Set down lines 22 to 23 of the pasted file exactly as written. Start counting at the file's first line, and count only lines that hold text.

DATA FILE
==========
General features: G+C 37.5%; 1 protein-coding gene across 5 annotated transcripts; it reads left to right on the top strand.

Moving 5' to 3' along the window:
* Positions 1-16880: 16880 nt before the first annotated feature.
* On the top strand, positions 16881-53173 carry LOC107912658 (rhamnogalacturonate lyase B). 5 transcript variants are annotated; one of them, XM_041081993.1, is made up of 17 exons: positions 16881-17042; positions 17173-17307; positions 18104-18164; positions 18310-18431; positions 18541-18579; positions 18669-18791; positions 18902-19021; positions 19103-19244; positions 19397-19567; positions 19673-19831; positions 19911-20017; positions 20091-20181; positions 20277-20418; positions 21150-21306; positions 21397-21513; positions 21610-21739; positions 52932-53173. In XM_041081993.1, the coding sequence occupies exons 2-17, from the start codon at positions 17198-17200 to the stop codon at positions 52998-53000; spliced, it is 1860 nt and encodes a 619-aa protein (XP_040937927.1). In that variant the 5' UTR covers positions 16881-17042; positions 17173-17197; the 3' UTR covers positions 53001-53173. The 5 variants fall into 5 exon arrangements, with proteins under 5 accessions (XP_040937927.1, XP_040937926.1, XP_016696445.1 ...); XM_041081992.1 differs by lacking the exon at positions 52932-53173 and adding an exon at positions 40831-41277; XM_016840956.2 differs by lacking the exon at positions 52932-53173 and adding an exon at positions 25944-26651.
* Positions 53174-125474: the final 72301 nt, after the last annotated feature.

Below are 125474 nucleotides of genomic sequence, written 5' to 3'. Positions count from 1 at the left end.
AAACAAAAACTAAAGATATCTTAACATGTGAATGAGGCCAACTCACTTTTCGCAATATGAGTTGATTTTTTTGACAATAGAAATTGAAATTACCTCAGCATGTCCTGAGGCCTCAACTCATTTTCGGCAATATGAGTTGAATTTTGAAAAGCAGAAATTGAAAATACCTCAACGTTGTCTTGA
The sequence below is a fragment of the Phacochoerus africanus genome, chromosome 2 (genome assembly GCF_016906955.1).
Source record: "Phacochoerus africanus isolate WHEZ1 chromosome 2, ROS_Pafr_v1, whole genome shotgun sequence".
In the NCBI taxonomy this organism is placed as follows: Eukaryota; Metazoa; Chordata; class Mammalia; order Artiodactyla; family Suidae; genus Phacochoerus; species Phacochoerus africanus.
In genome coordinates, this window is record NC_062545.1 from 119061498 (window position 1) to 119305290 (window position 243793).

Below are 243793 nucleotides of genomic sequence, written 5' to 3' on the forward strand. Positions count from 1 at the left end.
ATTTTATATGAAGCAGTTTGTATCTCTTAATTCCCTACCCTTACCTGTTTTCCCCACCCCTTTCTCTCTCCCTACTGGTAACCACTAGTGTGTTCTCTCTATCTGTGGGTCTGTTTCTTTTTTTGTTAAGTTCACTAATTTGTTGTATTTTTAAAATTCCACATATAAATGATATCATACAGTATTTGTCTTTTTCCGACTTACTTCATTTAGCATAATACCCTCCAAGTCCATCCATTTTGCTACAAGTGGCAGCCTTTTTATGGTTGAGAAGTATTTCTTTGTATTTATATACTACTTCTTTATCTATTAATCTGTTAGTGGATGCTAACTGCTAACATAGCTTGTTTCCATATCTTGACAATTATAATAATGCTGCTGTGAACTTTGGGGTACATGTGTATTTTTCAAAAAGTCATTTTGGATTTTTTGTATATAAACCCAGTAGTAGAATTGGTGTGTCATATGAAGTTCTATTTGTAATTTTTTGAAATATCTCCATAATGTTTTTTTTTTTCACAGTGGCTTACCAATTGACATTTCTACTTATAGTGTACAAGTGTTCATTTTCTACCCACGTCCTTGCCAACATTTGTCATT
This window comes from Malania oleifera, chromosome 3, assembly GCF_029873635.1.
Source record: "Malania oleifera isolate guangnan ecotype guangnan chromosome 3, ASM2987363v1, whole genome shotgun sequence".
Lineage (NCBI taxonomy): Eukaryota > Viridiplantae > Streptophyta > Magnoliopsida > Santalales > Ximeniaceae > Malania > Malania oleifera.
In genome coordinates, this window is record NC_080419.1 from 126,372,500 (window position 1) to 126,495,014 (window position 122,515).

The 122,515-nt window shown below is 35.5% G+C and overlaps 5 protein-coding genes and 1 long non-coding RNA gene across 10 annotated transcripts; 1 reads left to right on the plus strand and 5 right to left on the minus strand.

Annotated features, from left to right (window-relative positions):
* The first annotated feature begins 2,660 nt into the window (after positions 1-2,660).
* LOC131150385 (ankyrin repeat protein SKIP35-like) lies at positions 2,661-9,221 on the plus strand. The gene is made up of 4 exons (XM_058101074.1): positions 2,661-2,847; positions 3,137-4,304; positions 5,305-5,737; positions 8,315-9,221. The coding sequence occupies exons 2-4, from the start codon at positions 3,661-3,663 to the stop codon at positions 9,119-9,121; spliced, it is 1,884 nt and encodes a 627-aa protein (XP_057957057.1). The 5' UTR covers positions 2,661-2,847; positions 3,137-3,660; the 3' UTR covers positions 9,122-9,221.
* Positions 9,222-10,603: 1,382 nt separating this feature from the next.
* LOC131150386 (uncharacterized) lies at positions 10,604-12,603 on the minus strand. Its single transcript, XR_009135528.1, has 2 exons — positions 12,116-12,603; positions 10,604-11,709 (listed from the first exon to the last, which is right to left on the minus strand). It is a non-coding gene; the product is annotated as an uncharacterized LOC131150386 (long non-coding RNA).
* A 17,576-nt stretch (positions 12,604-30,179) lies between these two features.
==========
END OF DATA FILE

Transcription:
* Positions 9,222-10,603: 1,382 nt separating this feature from the next.
* LOC131150386 (uncharacterized) lies at positions 10,604-12,603 on the minus strand. Its single transcript, XR_009135528.1, has 2 exons — positions 12,116-12,603; positions 10,604-11,709 (listed from the first exon to the last, which is right to left on the minus strand). It is a non-coding gene; the product is annotated as an uncharacterized LOC131150386 (long non-coding RNA).